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Object-Based Research

Although few objects in museum collections represent the clothing worn by the non-elites, extant items of clothing, accessories, and fabrics offer rich sources of material information that can provide details not found in archival or visual sources, or help us to better interpret these other sources.

Our project team has visited collections across Europe and North America to examine objects that reveal the fashionable materials, silhouettes, colours, and decorations worn by renaissance men and women. Many surviving objects are compromised in some way – they are biased towards the elites, whose clothing was more likely to be collected, or they have been damaged and no longer show the vivid colours, shining threads, or exuberant shaping that they originally did. However, by carefully looking, examining structure and materials, and revealing the materials used to create these objects through testing, we can recover much information about the material culture of early modern artisanal fashion.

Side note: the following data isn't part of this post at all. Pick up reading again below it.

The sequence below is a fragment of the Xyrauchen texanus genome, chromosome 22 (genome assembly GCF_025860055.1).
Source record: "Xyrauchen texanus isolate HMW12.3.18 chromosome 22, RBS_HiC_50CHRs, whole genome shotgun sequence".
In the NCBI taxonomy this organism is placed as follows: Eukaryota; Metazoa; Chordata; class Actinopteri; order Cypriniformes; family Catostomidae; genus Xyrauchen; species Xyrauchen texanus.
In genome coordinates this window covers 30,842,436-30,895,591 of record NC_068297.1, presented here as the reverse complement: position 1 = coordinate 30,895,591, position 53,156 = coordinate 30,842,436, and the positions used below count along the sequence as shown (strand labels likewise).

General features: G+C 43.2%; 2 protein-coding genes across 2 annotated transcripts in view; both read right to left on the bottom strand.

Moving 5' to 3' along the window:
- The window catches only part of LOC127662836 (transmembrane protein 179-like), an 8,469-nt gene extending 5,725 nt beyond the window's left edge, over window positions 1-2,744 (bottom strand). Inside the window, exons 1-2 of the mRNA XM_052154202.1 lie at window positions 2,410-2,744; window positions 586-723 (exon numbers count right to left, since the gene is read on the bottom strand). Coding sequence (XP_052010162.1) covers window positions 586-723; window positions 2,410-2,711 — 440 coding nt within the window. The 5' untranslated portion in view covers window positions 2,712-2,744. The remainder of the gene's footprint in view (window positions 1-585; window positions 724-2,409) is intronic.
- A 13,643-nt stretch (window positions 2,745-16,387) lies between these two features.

We have collaborated with museum curators, conservators, archaeologists and scientists to learn new methods of textile analysis, including the use of dyno-lite microscopes, high-definition photography, technical analysis, fibre and weave structure analysis, and scanning electron microscopy. By visiting object stores and museum collections, we experience the latest methods of conservation and preservation of historical textiles, and curatorial methodologies of object-based research. Through close looking and technical examinations, we can examine the structures, patterns, and evidence of wear in surviving objects. We also embrace the latest scientific methods for analysis, such as fibre- and dye-analysis, in order to discover more details not visible to the naked eye. We have used SEM-EDX and TLM analysis to discover the dyestuffs, fibres, and mordants in a black woollen/linen velvet and a pair of knitted silk stockings.

 


Museum visits and trainings

 


Scientific Analysis

The Aalto University Nanomicroscopy Center (FI); Cultural Heritage Agency (NL); Textile Conservation Department, Metropolitan Museum of Art (US), Aalto Biofilia lab (FI).